It’s a wrap.

Yo. This is the last post for this blog.

If you don’t know anything about this project, please do check out the about page and all of the posts here about the progress of the project. Enjoy your stay!

Also check out my blog thing, Do Things, to see other stuff I work on. You can find my contact information there as well if you have any questions about this project or about life or whatever.

Final Project Summation

I liked this project. Here’s some things.

Process Challenges

The scope of this project was very large. I started a few months early in the fall semester, which definitely made the rest of the process way easier. I was able to basically finish the pan/tilt module and get a few tests down before the actual project semester even began. I think this was actually pretty crucial, and if I did not have that kind of time management early on, attempting to do the entire thing in one semester would have been super high pressure. I was able to be pretty relaxed about my pace the entire time, which made everything much more enjoyable.

It was the most extensive exploration of 3D printing I’ve so far done. It included lots of gears, ABS printing, prints lasting up to 23 hours, integration with lots of other hardware, and some very tight tolerances. With careful planning and design, I was able to get most of these prints off successfully on the first attempt.

This was also the first time I’ve ever used stepper motors. They’re fickle little beasts, but I learned a lot about how to make them behave, and I highly value the addition they’ve made to my actuator toolbox. I’m certain I will use them more in future projects.

Funding was a big challenge and was hugely damaging personally. DCC was no help in supporting my project. This is a spiteful statement.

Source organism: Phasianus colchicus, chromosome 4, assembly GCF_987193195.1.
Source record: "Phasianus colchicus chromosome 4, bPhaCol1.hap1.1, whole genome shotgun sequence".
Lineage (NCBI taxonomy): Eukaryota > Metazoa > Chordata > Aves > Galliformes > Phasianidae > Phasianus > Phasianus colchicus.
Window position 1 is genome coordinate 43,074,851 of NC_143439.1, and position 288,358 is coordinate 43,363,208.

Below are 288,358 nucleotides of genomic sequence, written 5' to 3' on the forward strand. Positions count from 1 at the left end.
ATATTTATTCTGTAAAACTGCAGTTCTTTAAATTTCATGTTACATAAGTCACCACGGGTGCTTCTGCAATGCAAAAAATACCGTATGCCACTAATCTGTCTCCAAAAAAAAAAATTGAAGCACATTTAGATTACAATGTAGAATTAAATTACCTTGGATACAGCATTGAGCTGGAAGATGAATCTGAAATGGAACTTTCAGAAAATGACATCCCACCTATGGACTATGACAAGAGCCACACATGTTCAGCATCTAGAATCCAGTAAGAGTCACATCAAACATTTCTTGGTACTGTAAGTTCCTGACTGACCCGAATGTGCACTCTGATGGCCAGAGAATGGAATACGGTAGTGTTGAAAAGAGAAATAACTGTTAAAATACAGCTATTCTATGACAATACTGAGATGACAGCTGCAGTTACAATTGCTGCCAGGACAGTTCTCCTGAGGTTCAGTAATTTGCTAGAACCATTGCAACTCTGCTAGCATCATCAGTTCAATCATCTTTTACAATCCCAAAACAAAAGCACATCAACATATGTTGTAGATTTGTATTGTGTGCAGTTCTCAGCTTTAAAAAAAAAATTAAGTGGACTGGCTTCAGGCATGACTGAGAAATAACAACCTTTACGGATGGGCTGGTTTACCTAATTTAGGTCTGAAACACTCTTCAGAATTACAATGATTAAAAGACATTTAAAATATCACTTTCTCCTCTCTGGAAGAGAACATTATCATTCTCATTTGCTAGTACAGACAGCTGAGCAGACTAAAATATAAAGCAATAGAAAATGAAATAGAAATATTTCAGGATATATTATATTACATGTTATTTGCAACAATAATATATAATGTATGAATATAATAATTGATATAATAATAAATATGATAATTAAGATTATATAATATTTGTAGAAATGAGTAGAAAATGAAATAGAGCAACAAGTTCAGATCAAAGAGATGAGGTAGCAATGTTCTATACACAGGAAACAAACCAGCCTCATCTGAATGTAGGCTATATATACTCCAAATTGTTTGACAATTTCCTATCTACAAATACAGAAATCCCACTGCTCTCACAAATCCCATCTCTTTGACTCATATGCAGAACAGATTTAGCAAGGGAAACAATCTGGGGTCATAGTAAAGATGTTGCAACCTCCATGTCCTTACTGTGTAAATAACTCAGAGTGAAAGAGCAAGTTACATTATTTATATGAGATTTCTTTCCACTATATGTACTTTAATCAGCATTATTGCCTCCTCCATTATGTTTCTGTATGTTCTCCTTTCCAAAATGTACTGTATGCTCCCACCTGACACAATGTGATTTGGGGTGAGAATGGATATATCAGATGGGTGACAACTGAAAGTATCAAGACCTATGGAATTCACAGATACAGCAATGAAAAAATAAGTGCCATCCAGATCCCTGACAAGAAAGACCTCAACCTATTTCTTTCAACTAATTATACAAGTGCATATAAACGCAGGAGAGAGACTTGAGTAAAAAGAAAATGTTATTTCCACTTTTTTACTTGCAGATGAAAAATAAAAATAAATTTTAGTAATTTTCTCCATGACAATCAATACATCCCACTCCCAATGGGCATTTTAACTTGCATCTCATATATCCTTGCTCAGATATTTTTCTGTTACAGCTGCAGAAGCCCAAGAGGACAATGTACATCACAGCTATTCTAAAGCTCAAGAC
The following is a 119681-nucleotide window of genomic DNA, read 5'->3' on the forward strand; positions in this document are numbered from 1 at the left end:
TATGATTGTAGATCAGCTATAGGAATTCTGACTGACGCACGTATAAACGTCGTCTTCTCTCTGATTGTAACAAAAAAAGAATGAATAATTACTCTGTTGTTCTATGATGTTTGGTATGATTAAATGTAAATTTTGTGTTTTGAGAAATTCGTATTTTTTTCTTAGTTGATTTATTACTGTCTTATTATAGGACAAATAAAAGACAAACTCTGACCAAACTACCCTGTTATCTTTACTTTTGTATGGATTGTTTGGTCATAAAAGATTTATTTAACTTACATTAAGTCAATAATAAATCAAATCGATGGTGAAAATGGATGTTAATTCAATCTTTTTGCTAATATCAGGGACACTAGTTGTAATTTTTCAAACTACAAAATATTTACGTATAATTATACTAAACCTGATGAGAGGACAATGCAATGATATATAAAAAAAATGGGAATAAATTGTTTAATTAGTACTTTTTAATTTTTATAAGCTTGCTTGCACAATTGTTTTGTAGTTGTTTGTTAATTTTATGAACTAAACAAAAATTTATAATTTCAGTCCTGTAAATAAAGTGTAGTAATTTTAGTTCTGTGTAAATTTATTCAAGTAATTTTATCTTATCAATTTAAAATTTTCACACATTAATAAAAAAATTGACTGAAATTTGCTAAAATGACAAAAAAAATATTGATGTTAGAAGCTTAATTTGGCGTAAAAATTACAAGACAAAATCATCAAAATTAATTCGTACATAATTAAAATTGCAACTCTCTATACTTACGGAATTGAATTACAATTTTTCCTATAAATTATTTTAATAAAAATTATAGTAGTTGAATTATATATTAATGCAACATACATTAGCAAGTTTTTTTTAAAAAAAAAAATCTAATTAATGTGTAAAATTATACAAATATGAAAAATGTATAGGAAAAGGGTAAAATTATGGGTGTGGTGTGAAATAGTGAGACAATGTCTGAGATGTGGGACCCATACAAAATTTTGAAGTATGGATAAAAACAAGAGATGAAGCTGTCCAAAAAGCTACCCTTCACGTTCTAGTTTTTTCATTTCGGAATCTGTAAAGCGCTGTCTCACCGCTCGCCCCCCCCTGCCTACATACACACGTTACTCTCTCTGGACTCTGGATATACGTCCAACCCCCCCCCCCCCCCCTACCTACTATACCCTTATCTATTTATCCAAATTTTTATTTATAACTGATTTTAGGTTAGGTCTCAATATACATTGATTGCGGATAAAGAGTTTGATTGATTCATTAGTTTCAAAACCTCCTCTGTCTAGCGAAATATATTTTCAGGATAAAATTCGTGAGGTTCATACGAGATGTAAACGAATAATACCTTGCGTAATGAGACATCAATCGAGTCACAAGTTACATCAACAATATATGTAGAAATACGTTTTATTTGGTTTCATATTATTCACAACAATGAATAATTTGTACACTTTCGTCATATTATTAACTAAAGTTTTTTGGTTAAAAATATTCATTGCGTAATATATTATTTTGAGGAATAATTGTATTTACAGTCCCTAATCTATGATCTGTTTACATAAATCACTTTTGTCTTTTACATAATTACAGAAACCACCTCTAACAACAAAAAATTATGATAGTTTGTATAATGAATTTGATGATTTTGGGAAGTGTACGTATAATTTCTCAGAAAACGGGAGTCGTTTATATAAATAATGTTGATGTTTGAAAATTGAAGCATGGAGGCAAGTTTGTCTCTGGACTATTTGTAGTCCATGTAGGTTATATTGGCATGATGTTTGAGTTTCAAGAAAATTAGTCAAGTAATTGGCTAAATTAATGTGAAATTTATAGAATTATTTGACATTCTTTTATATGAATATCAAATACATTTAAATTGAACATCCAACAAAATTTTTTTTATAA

Theoretical Future Advance Stuff

If I were to continue this project, there is plenty of room to improve.

The 3D printed parts, mostly the gears, could benefit from being fabricated from a material like aluminum. Over time, the gears would wear down and some play would start to be noticeable.

The pan/tilt module could be improved if it was a bit more compact. It’s currently quite large and clunky. The linear module is also clunky. However, I think that being a bit larger is a manifestation of the 3D print & bolt approach that I used. The approach would be a bit different for a more commercial product, and I think that would allow everything to shrink down to very comfortable sizes.

The cable carriage is one of the biggest areas that could be improved, even though it’s technically not a part of the four module system that the core project consists of. Currently, to mount it on on the cable, I have to remove the pulleys, lift the heavy assembly over the cable, rethread the bolts through a washer, the carriage body, a spacer, the pulley, another spacer, the carriage body again, another washer, and then use two wrenches to lock it down with a locknut. The carriage could be improved with an easier means of mounting onto a cable, perhaps by fixing the pulleys to the carriage from only one side instead of two, so that it could simply be lifted and rested onto the cable. Then some sort of safety could be applied so it would not slip off.

The carriage could also be improved in its assembly. It’s less of an issue than the problem of putting it on the cable, but it is a bit difficult to tighten the bolts to mount the modules. It is also not easy, or rather wasteful, to remove and remount the batteries since they are attached by zip ties.

Also, the cable rig would benefit from a second stabilizing cable so that there would be less swing in the shots. This way, less stabilization would need to be used in post and the camera could afford longer exposures, which make for better timelapses.


Regent’s Drive Garage